April 21 - Chartres

Chartres

Escaping Parisian traffic we headed for Chartres Cathedral which is most famous for its stained glass windows. Joan and I didn’t know about the windows but we knew about the labyrinth.  We were lucky in that on Fridays the labyrinth is uncovered.  Most of the week, the area is covered in chairs for Mass.

The windows were beautiful with deep blues and bright colors.  Stained glass windows were often the way Catholics passed down the stories of our faith.  Windows, as our guide told us, were like the modern day comic books.  At Chartres you could read the story of the birth of Jesus, the last supper, the feeding of the 5,000 and more, all without words.  I had difficulty getting good shots with my camera as the angles and the distances (they were quite tall) so you may need to go on line to see better ones.  Chartres Cathedral is also quite ancient with various portions stretching back to Roman times. 

Labyrinths go back to ancient Greece. For Christians they became a tool for contemplation and reflection modeling at various times the spiritual life, a spiritual journey or even our corporal life.  Labyrinths come in various styles and patterns.  The paths general weave back and forth, in and out, until it ends in the center.  They often quickly move toward the center, a conversion experience, but then pull away twisting tediously back and forth, we have to rely on our memory of our goal it is out of sight.  We pull close again a flash of heaven and then pull away again.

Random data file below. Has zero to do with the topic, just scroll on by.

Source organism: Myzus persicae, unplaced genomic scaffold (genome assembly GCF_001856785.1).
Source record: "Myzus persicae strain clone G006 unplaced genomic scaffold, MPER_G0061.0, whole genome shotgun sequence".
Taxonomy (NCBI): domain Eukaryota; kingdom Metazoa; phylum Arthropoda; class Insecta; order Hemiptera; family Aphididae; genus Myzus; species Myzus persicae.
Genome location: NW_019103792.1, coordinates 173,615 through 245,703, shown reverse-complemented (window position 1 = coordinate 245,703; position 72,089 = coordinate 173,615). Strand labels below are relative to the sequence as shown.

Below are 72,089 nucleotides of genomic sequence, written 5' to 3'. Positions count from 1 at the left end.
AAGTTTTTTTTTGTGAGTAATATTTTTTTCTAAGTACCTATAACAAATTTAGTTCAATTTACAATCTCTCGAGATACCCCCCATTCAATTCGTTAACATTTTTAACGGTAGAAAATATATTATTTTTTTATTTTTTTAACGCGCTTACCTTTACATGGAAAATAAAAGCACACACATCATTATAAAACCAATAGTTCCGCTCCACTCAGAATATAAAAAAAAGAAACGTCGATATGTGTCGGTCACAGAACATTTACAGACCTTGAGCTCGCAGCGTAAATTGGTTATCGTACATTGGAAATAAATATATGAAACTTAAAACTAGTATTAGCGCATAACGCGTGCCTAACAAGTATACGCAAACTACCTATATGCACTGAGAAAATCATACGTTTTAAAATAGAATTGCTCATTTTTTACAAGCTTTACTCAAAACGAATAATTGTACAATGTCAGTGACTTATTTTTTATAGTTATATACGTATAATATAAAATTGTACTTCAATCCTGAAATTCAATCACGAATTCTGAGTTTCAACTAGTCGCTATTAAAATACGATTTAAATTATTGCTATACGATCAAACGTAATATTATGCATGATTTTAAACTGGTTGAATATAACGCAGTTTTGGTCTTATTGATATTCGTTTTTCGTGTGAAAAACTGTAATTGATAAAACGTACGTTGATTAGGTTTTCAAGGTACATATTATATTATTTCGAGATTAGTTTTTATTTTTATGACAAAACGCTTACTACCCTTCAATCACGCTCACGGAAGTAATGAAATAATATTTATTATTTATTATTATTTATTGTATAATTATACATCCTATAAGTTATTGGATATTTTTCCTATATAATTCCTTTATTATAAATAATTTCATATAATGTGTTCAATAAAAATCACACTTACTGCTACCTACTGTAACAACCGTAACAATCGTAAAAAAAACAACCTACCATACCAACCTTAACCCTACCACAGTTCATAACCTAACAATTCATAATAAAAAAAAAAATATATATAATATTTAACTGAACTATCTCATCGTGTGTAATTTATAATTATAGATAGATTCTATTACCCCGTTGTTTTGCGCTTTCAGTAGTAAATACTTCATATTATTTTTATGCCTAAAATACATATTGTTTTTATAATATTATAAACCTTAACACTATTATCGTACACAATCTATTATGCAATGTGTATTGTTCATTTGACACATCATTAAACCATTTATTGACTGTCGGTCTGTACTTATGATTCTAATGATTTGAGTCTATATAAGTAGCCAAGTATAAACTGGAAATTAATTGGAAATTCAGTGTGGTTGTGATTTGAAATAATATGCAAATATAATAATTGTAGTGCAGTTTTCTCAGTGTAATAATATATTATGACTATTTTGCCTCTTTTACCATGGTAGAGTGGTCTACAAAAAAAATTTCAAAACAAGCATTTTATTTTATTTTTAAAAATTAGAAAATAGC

Labyrinths can even serve as a model of pilgrimage. I, perhaps, am on one of the outward bound loops, pulling away from the center of my pilgrimage.  After the serendipity of yesterday there have been no new insights or clues to refine my intentions nor a discernment of a fuller response.

Take a pencil or your finger and trace the labyrinth.  How has your life of faith moved?

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